When businesses now hear the word sustainability, it doesn’t necessarily need to be green, for instance, straightaway. We know that there are industries that cannot be green.

We look at mining, for instance, you will have people say that there is no way a mining company can be green. But it doesn’t mean it can’t be sustainable for the current economy.

And that’s a key driver to, is that we can’t blacklist particular industries for the sake of it, because they’re not green, unless there is technology ready to replace it and allowing those businesses to evolve into a new form of business.

It’s a challenge to just completely ban something without there being a replacement for society to continue forward with.

Anna: [00:24:57] Nice. Probably the last question for today cause I’m still full of questions. Let’s say I have a company or okay, the company exists. They keep on hearing “ESG”, “climate reporting”, “sustainability reporting”, “important”, “investors”, “stakeholders”, and they are lost in all of these buzzwords.

They don’t know where to start. What would you suggest? Let’s say they are really committed. They want to start, you know, touching and tasting this ESG data of their own.

Where do they have to start? What would you suggest them to do first? And at which point should they approach you or ESG Tech platform for help?

Andrew: [00:25:48] I think starting where corporate would start. I would say logging on to SASB.org looking up their industry and sector that they operate in, and then having a look at the industry- specific investor focus metrics that SASB selected for them.

And there’ll be amazed to see how many of those metrics should already be KPIs that they’re tracking from an operational perspective.

Once they see that, then I’m, I think there’ll be less alarmed about what the next processes will need to be. And that’s where we try to jump in.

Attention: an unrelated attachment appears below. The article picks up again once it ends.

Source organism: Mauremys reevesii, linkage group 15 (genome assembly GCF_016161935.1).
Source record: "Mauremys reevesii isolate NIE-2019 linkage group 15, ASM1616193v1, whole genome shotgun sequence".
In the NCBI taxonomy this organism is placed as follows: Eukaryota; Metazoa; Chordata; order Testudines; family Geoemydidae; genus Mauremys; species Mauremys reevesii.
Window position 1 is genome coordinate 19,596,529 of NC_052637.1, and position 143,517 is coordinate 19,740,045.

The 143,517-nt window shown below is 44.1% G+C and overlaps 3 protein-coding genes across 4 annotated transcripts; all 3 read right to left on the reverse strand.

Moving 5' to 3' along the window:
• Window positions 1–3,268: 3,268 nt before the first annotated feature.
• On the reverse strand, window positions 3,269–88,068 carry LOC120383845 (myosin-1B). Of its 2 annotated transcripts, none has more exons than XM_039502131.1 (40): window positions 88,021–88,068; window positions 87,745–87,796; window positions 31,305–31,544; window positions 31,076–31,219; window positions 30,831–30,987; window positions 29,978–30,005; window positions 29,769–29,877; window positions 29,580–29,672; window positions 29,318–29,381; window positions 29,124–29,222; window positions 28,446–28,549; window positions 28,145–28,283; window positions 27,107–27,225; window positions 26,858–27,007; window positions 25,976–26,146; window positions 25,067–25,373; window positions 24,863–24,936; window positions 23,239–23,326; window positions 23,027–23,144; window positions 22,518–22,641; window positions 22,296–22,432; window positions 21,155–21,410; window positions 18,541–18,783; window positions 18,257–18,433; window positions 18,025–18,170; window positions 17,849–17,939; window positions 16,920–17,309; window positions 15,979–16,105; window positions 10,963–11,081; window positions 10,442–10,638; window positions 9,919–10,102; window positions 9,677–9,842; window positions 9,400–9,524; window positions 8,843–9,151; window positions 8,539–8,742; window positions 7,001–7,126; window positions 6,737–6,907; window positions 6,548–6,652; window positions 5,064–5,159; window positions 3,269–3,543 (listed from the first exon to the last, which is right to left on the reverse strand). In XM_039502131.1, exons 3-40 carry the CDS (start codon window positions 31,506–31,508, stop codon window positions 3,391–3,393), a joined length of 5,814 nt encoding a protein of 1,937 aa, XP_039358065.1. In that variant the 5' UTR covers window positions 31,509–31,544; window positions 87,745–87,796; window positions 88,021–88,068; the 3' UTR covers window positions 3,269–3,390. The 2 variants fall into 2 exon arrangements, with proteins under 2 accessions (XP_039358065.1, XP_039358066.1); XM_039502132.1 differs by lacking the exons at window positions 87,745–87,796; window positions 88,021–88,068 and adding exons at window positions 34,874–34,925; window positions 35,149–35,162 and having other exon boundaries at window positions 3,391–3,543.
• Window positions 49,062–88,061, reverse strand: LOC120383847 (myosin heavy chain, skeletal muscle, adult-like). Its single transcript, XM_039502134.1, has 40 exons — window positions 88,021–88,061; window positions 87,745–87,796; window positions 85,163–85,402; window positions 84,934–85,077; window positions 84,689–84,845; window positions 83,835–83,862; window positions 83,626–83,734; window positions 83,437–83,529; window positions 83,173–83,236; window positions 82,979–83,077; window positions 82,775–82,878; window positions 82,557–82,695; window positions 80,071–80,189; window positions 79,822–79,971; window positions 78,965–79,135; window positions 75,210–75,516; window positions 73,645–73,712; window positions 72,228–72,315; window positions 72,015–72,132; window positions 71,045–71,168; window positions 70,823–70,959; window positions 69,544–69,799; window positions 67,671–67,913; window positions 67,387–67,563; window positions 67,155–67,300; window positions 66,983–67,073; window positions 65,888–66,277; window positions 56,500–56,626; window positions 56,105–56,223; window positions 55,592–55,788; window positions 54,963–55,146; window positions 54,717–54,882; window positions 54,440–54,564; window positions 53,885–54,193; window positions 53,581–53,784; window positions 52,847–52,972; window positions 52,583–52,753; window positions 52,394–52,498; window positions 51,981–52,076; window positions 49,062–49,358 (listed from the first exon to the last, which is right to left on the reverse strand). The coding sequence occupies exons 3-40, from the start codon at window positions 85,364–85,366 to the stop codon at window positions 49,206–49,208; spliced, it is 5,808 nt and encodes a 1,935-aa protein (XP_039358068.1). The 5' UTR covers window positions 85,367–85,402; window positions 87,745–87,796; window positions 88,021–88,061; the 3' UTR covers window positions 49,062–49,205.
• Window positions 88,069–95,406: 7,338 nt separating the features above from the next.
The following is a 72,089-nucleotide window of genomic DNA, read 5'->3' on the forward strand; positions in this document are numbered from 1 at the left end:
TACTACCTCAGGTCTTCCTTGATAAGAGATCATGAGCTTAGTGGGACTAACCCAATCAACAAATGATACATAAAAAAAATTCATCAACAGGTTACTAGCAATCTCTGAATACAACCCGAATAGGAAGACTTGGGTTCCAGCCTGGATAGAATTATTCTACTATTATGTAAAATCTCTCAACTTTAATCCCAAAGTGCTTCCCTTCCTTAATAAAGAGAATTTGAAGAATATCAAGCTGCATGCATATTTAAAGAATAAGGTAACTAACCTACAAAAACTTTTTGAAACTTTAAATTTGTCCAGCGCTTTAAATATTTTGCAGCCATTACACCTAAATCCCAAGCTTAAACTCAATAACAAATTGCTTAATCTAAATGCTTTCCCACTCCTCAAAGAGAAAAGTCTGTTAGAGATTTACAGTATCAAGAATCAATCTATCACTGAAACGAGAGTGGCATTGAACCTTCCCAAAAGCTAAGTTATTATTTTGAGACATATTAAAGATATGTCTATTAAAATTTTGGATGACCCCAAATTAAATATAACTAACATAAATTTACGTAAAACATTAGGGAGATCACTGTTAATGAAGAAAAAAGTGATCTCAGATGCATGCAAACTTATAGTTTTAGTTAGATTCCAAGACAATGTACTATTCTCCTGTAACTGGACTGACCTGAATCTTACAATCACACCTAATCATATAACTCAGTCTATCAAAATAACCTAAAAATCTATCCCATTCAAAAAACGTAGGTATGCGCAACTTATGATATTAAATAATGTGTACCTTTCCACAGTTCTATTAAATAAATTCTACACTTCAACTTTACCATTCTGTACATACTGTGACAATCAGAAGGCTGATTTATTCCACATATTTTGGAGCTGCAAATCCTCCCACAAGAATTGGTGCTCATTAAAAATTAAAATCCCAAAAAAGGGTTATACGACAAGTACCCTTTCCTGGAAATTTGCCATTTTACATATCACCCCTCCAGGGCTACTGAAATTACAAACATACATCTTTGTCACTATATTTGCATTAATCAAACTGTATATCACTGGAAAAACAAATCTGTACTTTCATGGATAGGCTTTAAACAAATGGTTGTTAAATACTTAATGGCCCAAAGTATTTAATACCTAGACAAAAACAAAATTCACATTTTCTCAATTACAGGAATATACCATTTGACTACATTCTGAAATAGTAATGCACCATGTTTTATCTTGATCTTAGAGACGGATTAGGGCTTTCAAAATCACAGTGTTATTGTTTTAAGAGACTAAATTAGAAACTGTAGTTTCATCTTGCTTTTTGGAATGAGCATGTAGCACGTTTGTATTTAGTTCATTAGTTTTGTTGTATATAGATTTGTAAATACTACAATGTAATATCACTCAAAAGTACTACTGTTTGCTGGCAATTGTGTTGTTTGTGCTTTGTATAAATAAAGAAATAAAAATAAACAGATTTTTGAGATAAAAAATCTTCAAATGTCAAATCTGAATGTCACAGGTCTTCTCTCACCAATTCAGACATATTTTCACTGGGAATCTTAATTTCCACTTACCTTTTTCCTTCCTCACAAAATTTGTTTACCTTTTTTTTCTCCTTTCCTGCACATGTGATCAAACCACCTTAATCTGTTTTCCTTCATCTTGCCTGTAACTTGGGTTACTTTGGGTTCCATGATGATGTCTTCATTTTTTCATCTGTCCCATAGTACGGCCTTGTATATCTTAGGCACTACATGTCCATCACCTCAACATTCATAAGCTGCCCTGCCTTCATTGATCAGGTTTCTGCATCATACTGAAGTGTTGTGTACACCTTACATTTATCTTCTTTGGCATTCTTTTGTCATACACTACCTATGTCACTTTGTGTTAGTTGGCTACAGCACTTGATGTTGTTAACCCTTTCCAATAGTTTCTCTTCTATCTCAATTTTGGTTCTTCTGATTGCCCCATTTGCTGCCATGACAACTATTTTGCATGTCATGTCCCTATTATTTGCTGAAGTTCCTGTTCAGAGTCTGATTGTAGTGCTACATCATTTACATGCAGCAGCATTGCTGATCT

So, providing them a cloud- based platform for them to start to track all of their metrics and take that data and then turn it into insights.

That is one key point where we try and work with corporates is that it’s one thing to do an accounting exercise and aggregate the data, but the best thing next is then to gain insight from that, and that’s what we hope to do with each and everyone of our corporate clients.

Anna: [00:26:45] Thank you very much, Andrew, for the interview, for sharing with me your insights. It really cleared a lot of confused information in my head. I hope listeners will enjoy it too. Thank you very much again and have a great day.

Andrew: [00:27:00] Terrific. Thank you very much, Anna, for having us on your podcast and look forward to talking to you and your listeners again soon.

Anna: [00:27:07] Thanks. Ciao.

[00:27:10] Thank you for listening. I hope you enjoyed this episode. In case you still have any questions or suggestions, how to explore the ESG topic more, please approach me or Andrew.

Let us know your feedback. We would be very happy and excited to have your feedback.

If you like the podcast please leave a review rate, comment on the platform you’re listening on (I guess we are now available on 11 platforms).

It helps other people to discover the podcast and your opinion certainly matters. Thank you for listening. And until next time.

Take care! Stay sustainable!

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Podcast host Anna Chashchyna

Episode guest Andrew Gazal

Transcript editor Anna Kharybina

Exploring sustainability, corporate responsibility, leadership and culture